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Aquat Toxicol. 2003 Oct 8;65(1):73-84.

Effects of temperature on the recovery of juvenile grayling (Thymallus thymallus) from exposure to Al+Fe.

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  • 1Finnish Game and Fisheries Research Institute, P.O. Box 6, FIN-00721 Helsinki, Finland.

Abstract

One-summer-old graylings (Thymallus thymallus) were exposed for 6 days to water containing a mixture of 1 mg l(-1) Fe and 100 microg l(-1) Al at pH 5.5, with or without 15 mg l(-1) humic acid. A pH of 6.9 was used as a control. The experiment was performed at two test temperatures, 13 and 3 degrees C. After 1 week of exposure, half of the fish in the tank were taken for oxygen measurement and tissue sampling. The remaining half were maintained in metal-free water for a further week to assess their recovery at the two test temperatures. Fifty percent of the fish died under metal exposure at 13 degrees C, but none at 3 degrees C. Despite of the lack of mortalities at the lower temperature, surviving fish at both test temperatures suffered similar gill damage (adherence of lamellae), disturbances in ion regulation, increases in haematocrit value (Hct) and haemoglobin (Hb) concentration and reductions in oxygen consumption. The addition of humic acid prevented these changes. The reduced plasma chloride concentration, increased blood Hct value and Hb concentration recovered completely at 13 degrees C, whereas the lowered oxygen consumption recovered less completely, which may be attributed to the remaining minor gill damage (lamellar hypertrophy). At the lower temperature, the adherence of lamellae persisted after the recovery period, and oxygen consumption, therefore, remained at a very low level. The decreased plasma chloride concentration was also unable to recover. The accumulation of Al inside the gill tissue was greater at low temperature. We conclude that the acute toxicity of a mixture of Fe and Al to grayling and their subsequent ability to recovery is dependent on the exposure temperature.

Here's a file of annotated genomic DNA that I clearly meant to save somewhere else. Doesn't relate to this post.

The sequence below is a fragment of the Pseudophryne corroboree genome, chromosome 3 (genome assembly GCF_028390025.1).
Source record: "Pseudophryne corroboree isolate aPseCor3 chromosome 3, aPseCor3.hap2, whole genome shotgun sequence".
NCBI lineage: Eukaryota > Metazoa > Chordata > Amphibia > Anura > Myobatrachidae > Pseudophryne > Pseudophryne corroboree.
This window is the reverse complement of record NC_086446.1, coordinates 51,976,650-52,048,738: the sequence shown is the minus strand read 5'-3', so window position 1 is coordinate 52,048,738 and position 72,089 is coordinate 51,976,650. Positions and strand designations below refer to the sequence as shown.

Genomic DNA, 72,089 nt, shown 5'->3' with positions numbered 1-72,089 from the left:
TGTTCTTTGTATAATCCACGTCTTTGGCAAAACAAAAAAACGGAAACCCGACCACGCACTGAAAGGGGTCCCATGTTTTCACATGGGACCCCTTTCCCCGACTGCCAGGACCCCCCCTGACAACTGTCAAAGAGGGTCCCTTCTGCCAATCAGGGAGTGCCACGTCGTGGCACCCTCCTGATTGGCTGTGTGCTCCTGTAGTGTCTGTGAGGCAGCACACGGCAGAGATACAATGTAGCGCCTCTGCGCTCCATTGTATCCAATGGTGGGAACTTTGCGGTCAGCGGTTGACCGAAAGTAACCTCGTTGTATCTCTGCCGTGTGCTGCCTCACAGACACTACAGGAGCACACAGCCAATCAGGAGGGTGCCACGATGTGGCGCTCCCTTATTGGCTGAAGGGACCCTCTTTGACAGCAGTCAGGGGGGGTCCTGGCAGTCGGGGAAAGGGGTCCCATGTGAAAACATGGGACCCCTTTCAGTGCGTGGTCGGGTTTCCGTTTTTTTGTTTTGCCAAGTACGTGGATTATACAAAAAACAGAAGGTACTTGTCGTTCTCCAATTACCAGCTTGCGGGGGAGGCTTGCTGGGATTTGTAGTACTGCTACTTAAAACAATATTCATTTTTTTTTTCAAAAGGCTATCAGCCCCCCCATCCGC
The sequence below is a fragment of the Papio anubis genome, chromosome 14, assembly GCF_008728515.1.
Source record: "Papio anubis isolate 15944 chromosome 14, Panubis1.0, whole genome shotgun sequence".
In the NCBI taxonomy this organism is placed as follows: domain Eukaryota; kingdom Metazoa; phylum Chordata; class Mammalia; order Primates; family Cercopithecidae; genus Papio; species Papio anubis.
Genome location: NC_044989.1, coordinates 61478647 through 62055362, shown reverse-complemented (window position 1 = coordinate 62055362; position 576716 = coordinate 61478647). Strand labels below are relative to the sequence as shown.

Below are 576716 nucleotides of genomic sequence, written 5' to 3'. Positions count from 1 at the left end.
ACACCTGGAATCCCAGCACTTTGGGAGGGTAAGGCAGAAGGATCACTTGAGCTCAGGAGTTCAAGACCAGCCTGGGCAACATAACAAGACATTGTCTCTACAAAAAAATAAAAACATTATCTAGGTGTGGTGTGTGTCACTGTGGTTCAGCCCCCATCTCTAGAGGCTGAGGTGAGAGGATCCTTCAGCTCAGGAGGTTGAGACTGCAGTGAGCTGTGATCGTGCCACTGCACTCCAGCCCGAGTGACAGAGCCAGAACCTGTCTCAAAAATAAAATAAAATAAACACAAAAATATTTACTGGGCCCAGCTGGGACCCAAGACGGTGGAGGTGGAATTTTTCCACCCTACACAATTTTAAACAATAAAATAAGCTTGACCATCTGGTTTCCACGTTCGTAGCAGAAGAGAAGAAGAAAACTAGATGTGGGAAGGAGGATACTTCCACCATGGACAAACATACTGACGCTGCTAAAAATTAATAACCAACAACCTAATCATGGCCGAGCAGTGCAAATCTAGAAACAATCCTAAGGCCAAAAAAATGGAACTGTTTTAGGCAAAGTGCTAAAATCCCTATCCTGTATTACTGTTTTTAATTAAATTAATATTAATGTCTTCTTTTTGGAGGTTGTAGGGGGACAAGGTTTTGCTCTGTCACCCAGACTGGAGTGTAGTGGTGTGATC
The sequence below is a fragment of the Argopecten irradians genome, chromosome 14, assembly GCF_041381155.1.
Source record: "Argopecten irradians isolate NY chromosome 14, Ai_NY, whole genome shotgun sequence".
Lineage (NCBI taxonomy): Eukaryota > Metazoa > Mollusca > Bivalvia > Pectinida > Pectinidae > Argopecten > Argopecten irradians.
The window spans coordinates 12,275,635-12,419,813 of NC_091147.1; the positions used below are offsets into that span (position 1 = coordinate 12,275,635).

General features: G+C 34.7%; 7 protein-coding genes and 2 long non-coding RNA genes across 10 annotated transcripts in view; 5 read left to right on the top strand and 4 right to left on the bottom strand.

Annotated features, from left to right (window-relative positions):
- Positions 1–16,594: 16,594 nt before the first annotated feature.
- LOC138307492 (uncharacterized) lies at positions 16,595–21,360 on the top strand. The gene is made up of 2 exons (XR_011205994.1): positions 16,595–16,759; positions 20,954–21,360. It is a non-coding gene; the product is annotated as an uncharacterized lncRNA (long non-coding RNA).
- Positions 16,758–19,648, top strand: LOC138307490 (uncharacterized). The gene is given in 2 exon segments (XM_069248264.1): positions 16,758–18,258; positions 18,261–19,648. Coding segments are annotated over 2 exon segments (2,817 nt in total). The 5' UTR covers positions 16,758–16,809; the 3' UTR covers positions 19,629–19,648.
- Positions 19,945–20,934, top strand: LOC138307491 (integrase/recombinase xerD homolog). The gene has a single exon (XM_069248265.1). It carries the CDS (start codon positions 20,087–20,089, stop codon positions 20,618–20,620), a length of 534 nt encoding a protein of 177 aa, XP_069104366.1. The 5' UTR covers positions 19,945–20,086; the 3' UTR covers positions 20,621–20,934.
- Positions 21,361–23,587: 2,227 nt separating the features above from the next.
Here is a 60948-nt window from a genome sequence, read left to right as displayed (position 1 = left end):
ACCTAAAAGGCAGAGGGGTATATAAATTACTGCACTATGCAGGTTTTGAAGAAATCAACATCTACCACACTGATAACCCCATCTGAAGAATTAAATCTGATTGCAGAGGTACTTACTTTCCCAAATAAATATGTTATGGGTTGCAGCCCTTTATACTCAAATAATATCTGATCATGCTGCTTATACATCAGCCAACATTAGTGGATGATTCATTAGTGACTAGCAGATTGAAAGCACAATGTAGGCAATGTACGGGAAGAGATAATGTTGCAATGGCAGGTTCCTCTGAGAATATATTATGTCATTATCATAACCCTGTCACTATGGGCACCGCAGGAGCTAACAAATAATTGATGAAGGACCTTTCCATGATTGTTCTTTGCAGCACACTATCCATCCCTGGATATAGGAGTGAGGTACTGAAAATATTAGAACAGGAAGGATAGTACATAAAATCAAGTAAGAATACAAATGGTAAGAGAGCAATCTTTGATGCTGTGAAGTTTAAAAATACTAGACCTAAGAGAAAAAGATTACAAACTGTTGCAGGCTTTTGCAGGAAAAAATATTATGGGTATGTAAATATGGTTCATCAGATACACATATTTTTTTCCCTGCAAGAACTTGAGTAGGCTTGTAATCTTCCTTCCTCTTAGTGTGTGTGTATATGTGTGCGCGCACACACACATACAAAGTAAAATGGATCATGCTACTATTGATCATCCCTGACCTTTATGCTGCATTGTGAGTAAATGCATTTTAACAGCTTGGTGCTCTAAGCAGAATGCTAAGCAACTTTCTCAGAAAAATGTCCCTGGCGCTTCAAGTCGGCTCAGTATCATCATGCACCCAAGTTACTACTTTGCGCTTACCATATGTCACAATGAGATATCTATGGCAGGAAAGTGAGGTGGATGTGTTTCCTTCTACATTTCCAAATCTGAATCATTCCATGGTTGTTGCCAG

PMID:
12932702
[PubMed - indexed for MEDLINE]
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